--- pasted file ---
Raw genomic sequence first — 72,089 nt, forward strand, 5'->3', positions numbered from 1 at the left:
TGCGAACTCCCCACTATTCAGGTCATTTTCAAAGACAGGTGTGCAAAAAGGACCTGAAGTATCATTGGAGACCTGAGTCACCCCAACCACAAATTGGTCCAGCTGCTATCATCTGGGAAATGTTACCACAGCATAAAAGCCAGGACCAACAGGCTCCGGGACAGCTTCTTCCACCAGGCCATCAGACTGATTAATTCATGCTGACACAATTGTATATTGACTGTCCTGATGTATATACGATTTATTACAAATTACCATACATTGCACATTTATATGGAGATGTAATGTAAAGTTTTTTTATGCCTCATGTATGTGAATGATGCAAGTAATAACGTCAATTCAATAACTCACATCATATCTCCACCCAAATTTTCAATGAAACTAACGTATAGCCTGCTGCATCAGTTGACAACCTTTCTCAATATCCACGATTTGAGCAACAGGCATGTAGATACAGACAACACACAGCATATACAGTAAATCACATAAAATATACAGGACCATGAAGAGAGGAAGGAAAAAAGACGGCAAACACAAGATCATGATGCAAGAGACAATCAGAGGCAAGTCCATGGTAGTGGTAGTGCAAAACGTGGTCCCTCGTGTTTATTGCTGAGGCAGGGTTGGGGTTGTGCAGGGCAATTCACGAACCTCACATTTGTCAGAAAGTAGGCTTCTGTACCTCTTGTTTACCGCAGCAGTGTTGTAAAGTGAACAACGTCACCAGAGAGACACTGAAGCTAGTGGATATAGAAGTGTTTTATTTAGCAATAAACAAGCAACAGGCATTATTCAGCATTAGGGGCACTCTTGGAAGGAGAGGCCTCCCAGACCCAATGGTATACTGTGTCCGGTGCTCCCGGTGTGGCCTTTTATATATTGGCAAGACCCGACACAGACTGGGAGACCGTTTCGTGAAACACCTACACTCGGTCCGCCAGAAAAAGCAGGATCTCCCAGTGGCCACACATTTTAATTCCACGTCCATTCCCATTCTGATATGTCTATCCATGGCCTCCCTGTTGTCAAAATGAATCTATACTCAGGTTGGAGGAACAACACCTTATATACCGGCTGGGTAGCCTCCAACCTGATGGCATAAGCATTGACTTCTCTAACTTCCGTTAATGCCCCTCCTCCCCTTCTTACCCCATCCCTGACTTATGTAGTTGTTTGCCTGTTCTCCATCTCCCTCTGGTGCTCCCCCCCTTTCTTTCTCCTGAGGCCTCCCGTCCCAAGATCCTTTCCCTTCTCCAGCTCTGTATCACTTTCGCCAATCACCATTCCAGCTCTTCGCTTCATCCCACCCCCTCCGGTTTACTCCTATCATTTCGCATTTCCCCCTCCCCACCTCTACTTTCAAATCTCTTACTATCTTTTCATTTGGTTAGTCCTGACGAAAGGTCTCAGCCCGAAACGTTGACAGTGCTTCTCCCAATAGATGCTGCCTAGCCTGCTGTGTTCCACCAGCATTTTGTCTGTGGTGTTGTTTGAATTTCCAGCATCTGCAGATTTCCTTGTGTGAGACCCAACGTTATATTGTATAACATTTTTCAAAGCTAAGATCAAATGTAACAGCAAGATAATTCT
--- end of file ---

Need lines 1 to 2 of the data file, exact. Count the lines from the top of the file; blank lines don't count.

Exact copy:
Raw genomic sequence first — 72,089 nt, forward strand, 5'->3', positions numbered from 1 at the left:
TGCGAACTCCCCACTATTCAGGTCATTTTCAAAGACAGGTGTGCAAAAAGGACCTGAAGTATCATTGGAGACCTGAGTCACCCCAACCACAAATTGGTCCAGCTGCTATCATCTGGGAAATGTTACCACAGCATAAAAGCCAGGACCAACAGGCTCCGGGACAGCTTCTTCCACCAGGCCATCAGACTGATTAATTCATGCTGACACAATTGTATATTGACTGTCCTGATGTATATACGATTTATTACAAATTACCATACATTGCACATTTATATGGAGATGTAATGTAAAGTTTTTTTATGCCTCATGTATGTGAATGATGCAAGTAATAACGTCAATTCAATAACTCACATCATATCTCCACCCAAATTTTCAATGAAACTAACGTATAGCCTGCTGCATCAGTTGACAACCTTTCTCAATATCCACGATTTGAGCAACAGGCATGTAGATACAGACAACACACAGCATATACAGTAAATCACATAAAATATACAGGACCATGAAGAGAGGAAGGAAAAAAGACGGCAAACACAAGATCATGATGCAAGAGACAATCAGAGGCAAGTCCATGGTAGTGGTAGTGCAAAACGTGGTCCCTCGTGTTTATTGCTGAGGCAGGGTTGGGGTTGTGCAGGGCAATTCACGAACCTCACATTTGTCAGAAAGTAGGCTTCTGTACCTCTTGTTTACCGCAGCAGTGTTGTAAAGTGAACAACGTCACCAGAGAGACACTGAAGCTAGTGGATATAGAAGTGTTTTATTTAGCAATAAACAAGCAACAGGCATTATTCAGCATTAGGGGCACTCTTGGAAGGAGAGGCCTCCCAGACCCAATGGTATACTGTGTCCGGTGCTCCCGGTGTGGCCTTTTATATATTGGCAAGACCCGACACAGACTGGGAGACCGTTTCGTGAAACACCTACACTCGGTCCGCCAGAAAAAGCAGGATCTCCCAGTGGCCACACATTTTAATTCCACGTCCATTCCCATTCTGATATGTCTATCCATGGCCTCCCTGTTGTCAAAATGAATCTATACTCAGGTTGGAGGAACAACACCTTATATACCGGCTGGGTAGCCTCCAACCTGATGGCATAAGCATTGACTTCTCTAACTTCCGTTAATGCCCCTCCTCCCCTTCTTACCCCATCCCTGACTTATGTAGTTGTTTGCCTGTTCTCCATCTCCCTCTGGTGCTCCCCCCCTTTCTTTCTCCTGAGGCCTCCCGTCCCAAGATCCTTTCCCTTCTCCAGCTCTGTATCACTTTCGCCAATCACCATTCCAGCTCTTCGCTTCATCCCACCCCCTCCGGTTTACTCCTATCATTTCGCATTTCCCCCTCCCCACCTCTACTTTCAAATCTCTTACTATCTTTTCATTTGGTTAGTCCTGACGAAAGGTCTCAGCCCGAAACGTTGACAGTGCTTCTCCCAATAGATGCTGCCTAGCCTGCTGTGTTCCACCAGCATTTTGTCTGTGGTGTTGTTTGAATTTCCAGCATCTGCAGATTTCCTTGTGTGAGACCCAACGTTATATTGTATAACATTTTTCAAAGCTAAGATCAAATGTAACAGCAAGATAATTCT